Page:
The FDA finally released some actual guidelines on social media. Granted, it isn’t much, but after two years of waiting (since the 2009 FDA hearing on the topic), it’s better than nothing. The actual title of these guidelines is “Responding to Unsolicited Requests for Off-Label Information about Prescription Drugs and Medical Devices,” and it is merely an update to previously released guidance on this subject, except that the agency makes its first mentions of “emerging electronic media” with specific call-outs to YouTube and Twitter (http://1.usa.gov/sJFb2q). Here are some electronic media-specific highlights:

Brand Name: It is the company’s choice whether to respond to an unsolicited request, but it should only respond if its specific brand is mentioned.

Science Only: Responses to unsolicited requests should be “scientific in tone and presentation,” and should come from medical or scientific personnel and not sales and marketing personnel.

Private, Not Public: Even questions that are posed in a public forum should be answered in a one-to-one communication. The FDA does not want information about off-label use to remain on a site for all to see for an extended period of time. Instead, a company should supply the contact info for medical or scientific personnel whom the interested party can contact individually.

Non-Promotional: A public response should not include any promotional materials, such as product websites, company websites, or third-party websites. A link to the current FDA-required labeling, however, should be posted.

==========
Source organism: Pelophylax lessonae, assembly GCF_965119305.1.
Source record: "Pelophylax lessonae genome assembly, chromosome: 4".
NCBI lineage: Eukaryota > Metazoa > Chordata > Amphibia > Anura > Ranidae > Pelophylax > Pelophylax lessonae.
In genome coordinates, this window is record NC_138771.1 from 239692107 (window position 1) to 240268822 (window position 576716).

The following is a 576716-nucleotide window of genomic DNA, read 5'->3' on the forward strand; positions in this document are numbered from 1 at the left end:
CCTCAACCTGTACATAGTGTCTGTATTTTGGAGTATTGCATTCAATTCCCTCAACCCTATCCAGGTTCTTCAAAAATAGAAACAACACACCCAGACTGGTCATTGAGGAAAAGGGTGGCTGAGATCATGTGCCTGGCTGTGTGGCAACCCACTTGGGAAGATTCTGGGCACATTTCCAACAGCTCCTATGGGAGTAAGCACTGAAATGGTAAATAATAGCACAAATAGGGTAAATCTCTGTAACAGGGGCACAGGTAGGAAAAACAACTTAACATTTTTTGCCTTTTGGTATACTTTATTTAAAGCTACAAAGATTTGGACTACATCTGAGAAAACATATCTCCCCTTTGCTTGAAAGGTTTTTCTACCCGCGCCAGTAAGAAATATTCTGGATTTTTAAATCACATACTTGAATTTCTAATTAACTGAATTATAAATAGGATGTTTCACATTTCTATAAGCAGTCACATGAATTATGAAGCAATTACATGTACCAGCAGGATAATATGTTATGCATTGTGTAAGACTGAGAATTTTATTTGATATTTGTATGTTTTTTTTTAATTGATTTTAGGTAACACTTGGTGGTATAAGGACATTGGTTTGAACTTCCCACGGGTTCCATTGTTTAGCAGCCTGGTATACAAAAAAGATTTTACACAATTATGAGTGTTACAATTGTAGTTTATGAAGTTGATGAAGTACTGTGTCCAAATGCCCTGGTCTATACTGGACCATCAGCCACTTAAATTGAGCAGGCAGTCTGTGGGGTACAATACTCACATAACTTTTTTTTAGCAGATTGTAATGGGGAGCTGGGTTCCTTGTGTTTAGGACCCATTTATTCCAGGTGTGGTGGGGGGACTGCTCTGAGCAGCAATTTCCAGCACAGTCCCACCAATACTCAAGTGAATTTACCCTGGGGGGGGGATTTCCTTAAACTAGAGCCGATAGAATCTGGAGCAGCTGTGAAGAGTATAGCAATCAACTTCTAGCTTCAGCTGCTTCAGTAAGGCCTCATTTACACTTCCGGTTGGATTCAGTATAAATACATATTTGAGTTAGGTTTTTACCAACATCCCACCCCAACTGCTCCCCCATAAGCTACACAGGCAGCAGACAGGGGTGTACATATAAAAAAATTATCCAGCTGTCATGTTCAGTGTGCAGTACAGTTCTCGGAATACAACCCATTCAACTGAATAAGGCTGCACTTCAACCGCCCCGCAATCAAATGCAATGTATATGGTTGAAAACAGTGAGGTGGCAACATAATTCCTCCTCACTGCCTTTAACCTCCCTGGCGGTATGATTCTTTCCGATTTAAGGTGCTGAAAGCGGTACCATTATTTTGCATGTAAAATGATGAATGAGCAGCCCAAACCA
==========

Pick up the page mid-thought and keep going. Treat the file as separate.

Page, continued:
Don’t Solicit: Some of the things the FDA considers to be soliciting: Tweeting results of a clinical study revealing that an off-label use may be safe. Encouraging users to post videos about using their product on a third-party site, such as YouTube, if the solicitation results in a post about off-label use. Sending information about off-label use to bloggers or online consumer reviewers and encouraging them to write about it on third-party websites. —Andrew Matthius


A recent report in Clinical Infectious Diseases reviewed the growing trend of anti-infective drug shortages, which poses a serious threat to public health and patient care. The authors, led by Marc Scheetz, PharmD, and Milena Griffith, PharmD, from Midwestern University Chicago College of Pharmacy and Northwestern Memorial Hospital in Chicago, found that of the 193 medications unavailable in the U.S. during their analysis, 13% were anti-infective drugs.

This can be a major problem. The authors note that “anti-infectives often represent irreplaceable life-saving treatments,” and the drugs are used as first-line treatment for diseases such as herpes encephalitis, neurosyphilis, tuberculosis, and enterococcal infections. The problem is exacerbated as the frequency of anti-infective shortages continues to grow and the approval of new anti-infectives from the FDA has slowed down.